Could Gravity Save Antarctic Ice? - Pacific Standard

Could Gravity Save Antarctic Ice?

Maybe, maybe not, but a new study argues climatologists—and policymakers—need to start taking geophysics into account.
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A satellite composite image of Antarctica. (Photo: Wikimedia Commons)

A satellite composite image of Antarctica. (Photo: Wikimedia Commons)

Climate scientists know that as the world warms, sea levels will rise and coastlines will change. But those scientists may need to adjust their estimates of where and how big those changes will be. According to a new study, factors like the malleability of the Earth's crust and the gravitational pull of the Antarctic Ice Sheet are likely to have a substantial impact.

The Antarctic Ice Sheet has been in the news a fair amount lately, mainly because quite a bit of it is melting away. In fact, scientists have grown adept at identifying not just how much ice is melting, but also where it's melting—and, complicating matters, where the ice is actually building up.

What the scientists haven't done—at least not in much detail—is figure out where that water will go. For that, write researchers Natalya Gomez, David Pollard, and David Holland, you need to understand that our planet isn't the uniform, rigid sphere we usually imagine; its mountains compress the crust underneath and create subtle variations in the force of gravity, which researchers have been able to detect since the late 19th century.

"We need to incorporate these sea-level effects into ice sheet models in order to refine projections of future ice loss."

Ice sheets are no different, Gomez and her colleagues explain. That might well sound absurd, but at a mile thick and a few thousand miles across, the AIS contains somewhere around 30,000 trillion metric tons of water—plenty enough gravitational pull to lift the surrounding waters above the global ocean average, and enough weight to flatten out the South Pole. (Indeed, scientists measure how much ice the sheet's losing in part by tracking how much higher the land gets every year.)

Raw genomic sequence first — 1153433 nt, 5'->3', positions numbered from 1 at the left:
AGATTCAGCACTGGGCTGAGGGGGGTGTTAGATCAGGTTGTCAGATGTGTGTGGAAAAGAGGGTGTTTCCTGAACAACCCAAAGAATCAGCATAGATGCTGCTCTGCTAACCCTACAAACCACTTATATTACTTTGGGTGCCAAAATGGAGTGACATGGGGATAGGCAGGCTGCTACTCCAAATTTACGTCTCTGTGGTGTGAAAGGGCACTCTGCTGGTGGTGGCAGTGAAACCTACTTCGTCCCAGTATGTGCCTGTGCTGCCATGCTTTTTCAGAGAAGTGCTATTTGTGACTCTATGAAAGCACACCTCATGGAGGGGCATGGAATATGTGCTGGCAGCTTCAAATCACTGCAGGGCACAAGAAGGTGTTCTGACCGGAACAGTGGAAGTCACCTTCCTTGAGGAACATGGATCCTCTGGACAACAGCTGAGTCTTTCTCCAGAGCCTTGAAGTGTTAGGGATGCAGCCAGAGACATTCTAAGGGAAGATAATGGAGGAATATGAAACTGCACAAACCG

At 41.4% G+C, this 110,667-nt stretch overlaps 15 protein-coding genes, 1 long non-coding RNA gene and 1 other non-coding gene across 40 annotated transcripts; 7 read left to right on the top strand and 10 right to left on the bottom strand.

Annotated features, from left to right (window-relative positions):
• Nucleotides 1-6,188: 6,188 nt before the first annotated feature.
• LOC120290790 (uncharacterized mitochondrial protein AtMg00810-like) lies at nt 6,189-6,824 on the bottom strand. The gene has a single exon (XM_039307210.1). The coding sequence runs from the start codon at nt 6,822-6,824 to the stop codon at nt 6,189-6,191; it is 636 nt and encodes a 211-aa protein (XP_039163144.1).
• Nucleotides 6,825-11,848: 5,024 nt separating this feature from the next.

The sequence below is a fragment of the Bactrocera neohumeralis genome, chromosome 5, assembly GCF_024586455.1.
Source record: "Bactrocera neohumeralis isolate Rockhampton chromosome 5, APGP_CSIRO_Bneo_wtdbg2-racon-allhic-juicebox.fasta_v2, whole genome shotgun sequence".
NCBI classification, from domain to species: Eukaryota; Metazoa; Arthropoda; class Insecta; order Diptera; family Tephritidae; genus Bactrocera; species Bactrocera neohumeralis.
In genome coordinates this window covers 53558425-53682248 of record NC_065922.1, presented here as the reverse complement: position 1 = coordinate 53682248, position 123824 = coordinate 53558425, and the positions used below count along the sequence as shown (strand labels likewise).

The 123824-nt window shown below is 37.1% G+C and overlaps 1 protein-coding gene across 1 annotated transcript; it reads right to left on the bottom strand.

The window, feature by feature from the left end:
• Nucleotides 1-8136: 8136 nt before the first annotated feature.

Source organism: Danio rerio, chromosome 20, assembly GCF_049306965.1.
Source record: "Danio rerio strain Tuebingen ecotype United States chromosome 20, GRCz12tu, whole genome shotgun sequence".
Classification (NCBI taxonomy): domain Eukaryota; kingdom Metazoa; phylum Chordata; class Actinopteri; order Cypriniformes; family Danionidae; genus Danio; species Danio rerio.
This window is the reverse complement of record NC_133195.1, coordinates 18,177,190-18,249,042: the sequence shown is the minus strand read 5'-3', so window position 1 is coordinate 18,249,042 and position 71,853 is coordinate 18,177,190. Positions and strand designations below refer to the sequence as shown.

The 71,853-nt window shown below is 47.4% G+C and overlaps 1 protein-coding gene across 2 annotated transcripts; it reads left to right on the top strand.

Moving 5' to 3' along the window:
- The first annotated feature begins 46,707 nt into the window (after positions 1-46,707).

What all that means is that, as the AIS melts, the land underneath it will rise and the AIS's gravitational pull on the surrounding waters will decline, resulting in a lower sea level near the coasts of Antarctica. As that happens, the AIS will rise out of the water. But one of the main reasons the AIS is melting is because of contact with seawater, so as the sea recedes, the ice sheet will melt more slowly. In other words, the AIS might stick around longer—and the world's oceans might rise less quickly—than previously thought. Depending on how much the Earth warms up, that could be enough to prevent, or at least delay, the complete collapse of the western reaches of the AIS, the team writes.

But that's not to say the future is bright. More to the point, "we need to incorporate these sea-level effects into ice sheet models in order to refine projections of future ice loss," Gomez writes in an email. "Sea-level changes have a stabilizing influence on the ice-sheet retreat and have the potential to slow or stop retreat in the future, so this is good news from a sea-level hazard perspective. But as recent research has been highlighting, there are a number of other factors that will influence the ice-sheet retreat."


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